Your boot is the wrong flex. Flex, of course, relates to how stiff your boots is. In the case of Full Tilt, flex numbers can range from 4-12, with 4 being soft and 12 being stiff. While with many other companies you may see flex’s ranging from 80-130. In simple terms, if you are relatively small and lightweight, you should not be in a stiff boot as this will cause less mobility and therefore strain your shin. However, if you are a heavier, aggressive skier, you shouldn’t be in a soft boot, as too much maneuverability will onset shin bang as well. In order to find your perfect flex we suggest talking to your local skip shop and getting properly boot-fitted.
Your liner is worn out. Overtime, your boot’s liner will become ‘packed out.’ In other words, the comfy foam that your liner once had, will dissipate overtime and there make the boot more spacious and less padded.
Preventing Shin Bang
Shin bang can make or break a day on the hill. Don’t let it stop you from getting after it. Make sure you have a boot that fits properly. Nice and snug, not loose like your shoes might be. Make sure you’re skiing in the proper stance, and if you can’t stop landing backseat then work on strengthening your legs. The stronger your legs are, the less likely you are to land backseat!
The lifts have stopped spinning. The snow has melted. The ski season has officially ended. We know, it’s pretty sad. But, just because the ski season is over doesn’t mean you should neglect on properly taking care of your gear during the off-season. Check out these few tips to ensure you are extending the longevity of your Full Tilt Boots.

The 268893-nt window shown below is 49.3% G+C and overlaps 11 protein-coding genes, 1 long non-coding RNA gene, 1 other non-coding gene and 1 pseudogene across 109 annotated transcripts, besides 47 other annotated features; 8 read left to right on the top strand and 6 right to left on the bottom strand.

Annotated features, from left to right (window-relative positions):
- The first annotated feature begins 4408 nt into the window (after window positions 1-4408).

Wash Your Shells and Liners
For the sake of your mom, dog, and everyone else in your house, you should definitely be washing your shells and liners after every ski season. Using warm water, anti-bacterial soap, and a soft cloth, wipe down the inside and outside of your shells.
With your liners, give them a good rinse with a mixture of hot water and anti-bacterial soap. After rinsing, wipe them with a soft cloth just like you did with the shells. We strongly recommend NOT throwing them in a washing machine- the last thing you want is your liners to rip!
After washing, set out both the shells and liners to air dry- no rush right? You’ve got all summer… Avoid throwing your liners in the dryer as you don’t want the hot temperatures to mess with the mold.
Check Your Buckles and Heels
Are your buckles and heels in good shape after a year of wear and tear? If you spent a lot of your winter walking to and from a parking lot, chances are your heels are pretty beat up. It’s not a bad idea to replace your heels each year to ensure proper safety and bindings release mechanics.
Buckle Em’ Up
You want to keep your boots contracted so that the liners stay form fitting and don’t loosen too much over the summer. So buckle them up, store them in a comfortable, room temperature setting, and continue counting down the days until the chair lifts start spinning again.